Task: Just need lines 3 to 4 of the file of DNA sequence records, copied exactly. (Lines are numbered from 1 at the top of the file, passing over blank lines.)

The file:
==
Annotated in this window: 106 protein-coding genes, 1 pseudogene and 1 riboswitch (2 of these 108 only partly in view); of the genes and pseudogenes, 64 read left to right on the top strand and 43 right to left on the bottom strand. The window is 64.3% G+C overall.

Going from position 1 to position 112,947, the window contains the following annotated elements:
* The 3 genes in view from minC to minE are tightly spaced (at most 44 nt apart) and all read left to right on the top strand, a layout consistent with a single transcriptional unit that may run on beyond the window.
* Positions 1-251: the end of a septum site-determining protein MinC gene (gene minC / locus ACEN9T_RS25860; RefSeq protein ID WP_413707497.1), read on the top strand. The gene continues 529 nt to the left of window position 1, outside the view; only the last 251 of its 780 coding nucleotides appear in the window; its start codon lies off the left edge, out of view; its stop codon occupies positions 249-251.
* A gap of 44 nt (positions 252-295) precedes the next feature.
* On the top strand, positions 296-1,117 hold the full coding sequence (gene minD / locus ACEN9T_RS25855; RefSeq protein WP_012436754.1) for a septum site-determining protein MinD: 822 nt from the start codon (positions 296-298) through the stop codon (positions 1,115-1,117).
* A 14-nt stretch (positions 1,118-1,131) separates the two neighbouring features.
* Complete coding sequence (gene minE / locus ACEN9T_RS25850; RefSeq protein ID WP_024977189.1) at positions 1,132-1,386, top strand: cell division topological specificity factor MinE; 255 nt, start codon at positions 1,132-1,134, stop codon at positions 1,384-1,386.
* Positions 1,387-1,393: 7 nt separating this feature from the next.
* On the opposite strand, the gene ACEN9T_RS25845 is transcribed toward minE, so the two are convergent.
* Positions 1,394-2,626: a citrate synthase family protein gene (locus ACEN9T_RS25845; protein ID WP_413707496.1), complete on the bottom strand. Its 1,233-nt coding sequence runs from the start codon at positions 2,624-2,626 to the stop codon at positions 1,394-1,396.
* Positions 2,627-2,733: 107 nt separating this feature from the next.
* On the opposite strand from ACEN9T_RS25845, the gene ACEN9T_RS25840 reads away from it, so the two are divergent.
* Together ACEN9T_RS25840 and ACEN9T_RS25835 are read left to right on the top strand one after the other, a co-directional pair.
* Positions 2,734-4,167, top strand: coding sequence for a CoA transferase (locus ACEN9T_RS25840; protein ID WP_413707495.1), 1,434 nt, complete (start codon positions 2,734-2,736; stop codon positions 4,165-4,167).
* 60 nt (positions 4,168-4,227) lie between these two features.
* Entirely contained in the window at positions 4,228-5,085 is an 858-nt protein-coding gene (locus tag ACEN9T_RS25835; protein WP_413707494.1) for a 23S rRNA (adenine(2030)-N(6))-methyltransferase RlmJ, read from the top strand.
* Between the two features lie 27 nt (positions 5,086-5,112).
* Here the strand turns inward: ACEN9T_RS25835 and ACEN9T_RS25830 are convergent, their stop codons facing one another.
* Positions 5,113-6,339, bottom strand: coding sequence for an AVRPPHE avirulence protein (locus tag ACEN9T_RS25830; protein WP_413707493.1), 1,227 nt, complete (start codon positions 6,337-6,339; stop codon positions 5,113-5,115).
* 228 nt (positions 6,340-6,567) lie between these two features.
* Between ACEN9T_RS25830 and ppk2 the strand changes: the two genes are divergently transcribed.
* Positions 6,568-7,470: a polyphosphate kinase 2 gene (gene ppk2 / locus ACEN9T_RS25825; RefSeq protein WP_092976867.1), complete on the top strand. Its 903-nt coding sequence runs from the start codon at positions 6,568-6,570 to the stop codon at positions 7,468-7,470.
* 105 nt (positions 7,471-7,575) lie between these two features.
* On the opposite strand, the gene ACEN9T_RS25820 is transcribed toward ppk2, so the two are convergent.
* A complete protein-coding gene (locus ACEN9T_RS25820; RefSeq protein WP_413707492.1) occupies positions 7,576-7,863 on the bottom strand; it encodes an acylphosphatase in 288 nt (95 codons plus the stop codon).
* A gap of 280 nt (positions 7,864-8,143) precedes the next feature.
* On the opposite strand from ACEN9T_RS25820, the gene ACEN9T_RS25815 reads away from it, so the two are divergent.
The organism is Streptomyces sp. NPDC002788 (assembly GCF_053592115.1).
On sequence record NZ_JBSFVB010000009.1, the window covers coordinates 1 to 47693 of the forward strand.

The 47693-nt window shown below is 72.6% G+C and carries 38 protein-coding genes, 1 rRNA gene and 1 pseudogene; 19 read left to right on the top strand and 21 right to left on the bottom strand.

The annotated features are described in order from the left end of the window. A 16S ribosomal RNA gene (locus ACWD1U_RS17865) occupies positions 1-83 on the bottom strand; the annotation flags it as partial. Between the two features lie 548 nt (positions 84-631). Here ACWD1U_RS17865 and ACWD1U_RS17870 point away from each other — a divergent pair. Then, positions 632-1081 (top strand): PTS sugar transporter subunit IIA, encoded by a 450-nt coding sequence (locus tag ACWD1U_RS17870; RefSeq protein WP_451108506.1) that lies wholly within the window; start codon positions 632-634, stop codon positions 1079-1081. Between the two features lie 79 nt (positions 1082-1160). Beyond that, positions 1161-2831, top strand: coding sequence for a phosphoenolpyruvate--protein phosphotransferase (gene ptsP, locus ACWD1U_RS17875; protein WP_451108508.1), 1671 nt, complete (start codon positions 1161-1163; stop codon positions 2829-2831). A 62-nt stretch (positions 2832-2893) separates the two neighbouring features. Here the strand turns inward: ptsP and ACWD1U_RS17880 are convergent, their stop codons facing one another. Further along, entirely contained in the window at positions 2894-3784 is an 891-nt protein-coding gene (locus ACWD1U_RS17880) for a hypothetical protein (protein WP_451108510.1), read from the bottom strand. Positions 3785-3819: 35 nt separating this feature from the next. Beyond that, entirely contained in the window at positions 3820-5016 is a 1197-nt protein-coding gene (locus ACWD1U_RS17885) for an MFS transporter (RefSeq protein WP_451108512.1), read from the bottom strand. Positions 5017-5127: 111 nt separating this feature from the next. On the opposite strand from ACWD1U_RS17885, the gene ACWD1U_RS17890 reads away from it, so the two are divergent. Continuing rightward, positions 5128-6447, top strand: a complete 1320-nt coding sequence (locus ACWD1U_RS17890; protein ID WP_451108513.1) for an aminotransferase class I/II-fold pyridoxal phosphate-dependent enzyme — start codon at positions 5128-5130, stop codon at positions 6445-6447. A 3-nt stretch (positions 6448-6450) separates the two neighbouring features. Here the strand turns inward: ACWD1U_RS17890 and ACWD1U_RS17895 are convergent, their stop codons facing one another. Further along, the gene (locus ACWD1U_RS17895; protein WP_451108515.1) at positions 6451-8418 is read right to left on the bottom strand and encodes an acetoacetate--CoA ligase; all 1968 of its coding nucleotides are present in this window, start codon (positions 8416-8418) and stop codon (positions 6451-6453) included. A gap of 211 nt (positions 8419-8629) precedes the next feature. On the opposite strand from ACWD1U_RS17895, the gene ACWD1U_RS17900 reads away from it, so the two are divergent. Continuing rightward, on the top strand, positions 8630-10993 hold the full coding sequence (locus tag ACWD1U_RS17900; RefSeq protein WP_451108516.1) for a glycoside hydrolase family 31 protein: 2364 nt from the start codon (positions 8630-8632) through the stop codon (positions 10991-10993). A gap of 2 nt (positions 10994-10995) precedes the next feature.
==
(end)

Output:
* The 3 genes in view from minC to minE are tightly spaced (at most 44 nt apart) and all read left to right on the top strand, a layout consistent with a single transcriptional unit that may run on beyond the window.
* Positions 1-251: the end of a septum site-determining protein MinC gene (gene minC / locus ACEN9T_RS25860; RefSeq protein ID WP_413707497.1), read on the top strand. The gene continues 529 nt to the left of window position 1, outside the view; only the last 251 of its 780 coding nucleotides appear in the window; its start codon lies off the left edge, out of view; its stop codon occupies positions 249-251.